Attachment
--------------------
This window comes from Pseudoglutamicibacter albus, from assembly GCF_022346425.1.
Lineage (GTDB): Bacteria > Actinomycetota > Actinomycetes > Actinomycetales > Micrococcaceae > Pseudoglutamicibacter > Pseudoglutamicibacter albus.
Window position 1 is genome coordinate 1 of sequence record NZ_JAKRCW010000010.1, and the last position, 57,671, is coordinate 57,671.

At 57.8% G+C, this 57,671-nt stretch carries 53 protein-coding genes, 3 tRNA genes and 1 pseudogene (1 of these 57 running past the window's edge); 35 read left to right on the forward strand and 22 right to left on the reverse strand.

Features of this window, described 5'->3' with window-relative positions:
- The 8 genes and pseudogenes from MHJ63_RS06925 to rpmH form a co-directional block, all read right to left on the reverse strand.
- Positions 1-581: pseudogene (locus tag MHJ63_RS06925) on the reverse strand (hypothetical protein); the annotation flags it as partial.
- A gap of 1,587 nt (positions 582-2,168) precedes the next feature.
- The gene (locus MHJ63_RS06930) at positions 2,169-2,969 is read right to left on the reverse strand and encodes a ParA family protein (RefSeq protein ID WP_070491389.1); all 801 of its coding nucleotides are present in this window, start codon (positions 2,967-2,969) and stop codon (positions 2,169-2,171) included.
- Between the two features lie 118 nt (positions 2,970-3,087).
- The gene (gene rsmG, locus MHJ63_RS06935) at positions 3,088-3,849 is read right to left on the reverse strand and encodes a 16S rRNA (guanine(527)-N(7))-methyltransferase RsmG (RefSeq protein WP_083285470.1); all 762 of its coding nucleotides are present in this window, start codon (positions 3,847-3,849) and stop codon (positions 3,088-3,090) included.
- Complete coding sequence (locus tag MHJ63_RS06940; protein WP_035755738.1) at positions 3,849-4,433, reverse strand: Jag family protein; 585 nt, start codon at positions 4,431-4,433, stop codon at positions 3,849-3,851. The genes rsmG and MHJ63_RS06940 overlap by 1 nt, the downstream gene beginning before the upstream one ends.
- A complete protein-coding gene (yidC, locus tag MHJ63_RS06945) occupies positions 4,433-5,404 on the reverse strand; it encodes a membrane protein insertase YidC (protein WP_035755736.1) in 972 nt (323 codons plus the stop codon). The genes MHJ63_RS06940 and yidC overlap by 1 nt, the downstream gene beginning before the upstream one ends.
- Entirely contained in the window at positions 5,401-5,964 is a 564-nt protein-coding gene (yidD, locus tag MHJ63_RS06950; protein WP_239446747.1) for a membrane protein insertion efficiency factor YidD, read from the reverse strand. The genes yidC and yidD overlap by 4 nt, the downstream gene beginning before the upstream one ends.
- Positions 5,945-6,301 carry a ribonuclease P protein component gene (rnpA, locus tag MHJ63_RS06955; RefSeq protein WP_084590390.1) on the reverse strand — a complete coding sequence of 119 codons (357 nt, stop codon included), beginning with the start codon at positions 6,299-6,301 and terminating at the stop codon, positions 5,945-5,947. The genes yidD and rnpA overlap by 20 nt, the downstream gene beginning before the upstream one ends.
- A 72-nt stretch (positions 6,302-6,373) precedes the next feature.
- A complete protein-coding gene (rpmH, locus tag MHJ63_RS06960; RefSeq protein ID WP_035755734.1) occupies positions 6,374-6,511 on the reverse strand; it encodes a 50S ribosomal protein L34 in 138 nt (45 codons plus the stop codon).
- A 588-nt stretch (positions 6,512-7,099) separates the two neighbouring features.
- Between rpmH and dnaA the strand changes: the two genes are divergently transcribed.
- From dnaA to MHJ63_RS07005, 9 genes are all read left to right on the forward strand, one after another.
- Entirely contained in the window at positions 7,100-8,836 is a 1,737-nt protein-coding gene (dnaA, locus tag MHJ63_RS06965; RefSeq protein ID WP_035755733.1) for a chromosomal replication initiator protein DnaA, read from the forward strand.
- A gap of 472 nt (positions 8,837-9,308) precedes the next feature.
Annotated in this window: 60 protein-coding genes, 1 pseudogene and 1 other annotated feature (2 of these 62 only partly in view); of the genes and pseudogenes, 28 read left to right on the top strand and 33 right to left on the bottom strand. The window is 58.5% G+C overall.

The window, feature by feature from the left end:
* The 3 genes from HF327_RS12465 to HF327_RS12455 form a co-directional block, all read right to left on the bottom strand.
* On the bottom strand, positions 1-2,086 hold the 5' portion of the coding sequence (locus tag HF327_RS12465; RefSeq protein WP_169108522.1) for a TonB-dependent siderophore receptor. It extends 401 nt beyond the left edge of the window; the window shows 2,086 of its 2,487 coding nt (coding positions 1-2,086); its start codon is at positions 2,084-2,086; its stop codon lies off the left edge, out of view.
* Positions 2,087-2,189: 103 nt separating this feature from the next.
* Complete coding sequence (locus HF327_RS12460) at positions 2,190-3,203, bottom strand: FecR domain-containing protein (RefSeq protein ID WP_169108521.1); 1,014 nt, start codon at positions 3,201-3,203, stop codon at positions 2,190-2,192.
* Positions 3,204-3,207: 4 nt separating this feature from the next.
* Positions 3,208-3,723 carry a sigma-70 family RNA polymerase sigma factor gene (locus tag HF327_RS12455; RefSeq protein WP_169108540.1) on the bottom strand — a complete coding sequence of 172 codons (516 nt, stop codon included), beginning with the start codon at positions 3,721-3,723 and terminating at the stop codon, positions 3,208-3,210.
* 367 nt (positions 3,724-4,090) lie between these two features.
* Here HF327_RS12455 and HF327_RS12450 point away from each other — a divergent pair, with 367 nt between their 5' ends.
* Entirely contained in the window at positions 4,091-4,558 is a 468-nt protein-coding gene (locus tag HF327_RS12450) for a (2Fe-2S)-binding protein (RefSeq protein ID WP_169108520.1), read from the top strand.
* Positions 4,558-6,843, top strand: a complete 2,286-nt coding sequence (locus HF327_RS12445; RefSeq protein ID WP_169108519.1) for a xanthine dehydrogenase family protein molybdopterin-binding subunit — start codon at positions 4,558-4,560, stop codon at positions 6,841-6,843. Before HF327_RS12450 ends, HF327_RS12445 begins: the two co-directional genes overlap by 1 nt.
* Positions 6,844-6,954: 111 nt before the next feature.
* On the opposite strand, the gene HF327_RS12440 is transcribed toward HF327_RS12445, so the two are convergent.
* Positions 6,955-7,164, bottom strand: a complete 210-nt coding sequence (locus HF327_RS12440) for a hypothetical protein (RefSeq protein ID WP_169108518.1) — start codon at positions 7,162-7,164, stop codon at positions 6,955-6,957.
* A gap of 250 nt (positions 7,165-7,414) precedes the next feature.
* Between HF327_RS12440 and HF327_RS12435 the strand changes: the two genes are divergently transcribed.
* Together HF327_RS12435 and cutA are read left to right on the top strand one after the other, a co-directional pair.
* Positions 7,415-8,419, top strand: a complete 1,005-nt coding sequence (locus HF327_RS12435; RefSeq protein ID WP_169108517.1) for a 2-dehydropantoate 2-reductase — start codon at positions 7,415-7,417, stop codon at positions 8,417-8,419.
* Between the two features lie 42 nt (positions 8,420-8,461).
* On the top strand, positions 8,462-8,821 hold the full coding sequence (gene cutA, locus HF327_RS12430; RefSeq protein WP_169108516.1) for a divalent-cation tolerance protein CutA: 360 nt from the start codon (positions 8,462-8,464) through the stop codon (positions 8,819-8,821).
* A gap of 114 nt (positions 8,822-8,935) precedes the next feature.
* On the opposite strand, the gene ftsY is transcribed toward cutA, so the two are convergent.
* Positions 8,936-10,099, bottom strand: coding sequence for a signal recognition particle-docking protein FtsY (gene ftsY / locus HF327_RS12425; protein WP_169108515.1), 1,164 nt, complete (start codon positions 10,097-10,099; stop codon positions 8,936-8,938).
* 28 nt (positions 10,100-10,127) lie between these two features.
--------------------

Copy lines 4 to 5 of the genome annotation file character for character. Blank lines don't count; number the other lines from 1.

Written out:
At 57.8% G+C, this 57,671-nt stretch carries 53 protein-coding genes, 3 tRNA genes and 1 pseudogene (1 of these 57 running past the window's edge); 35 read left to right on the forward strand and 22 right to left on the reverse strand.

Features of this window, described 5'->3' with window-relative positions: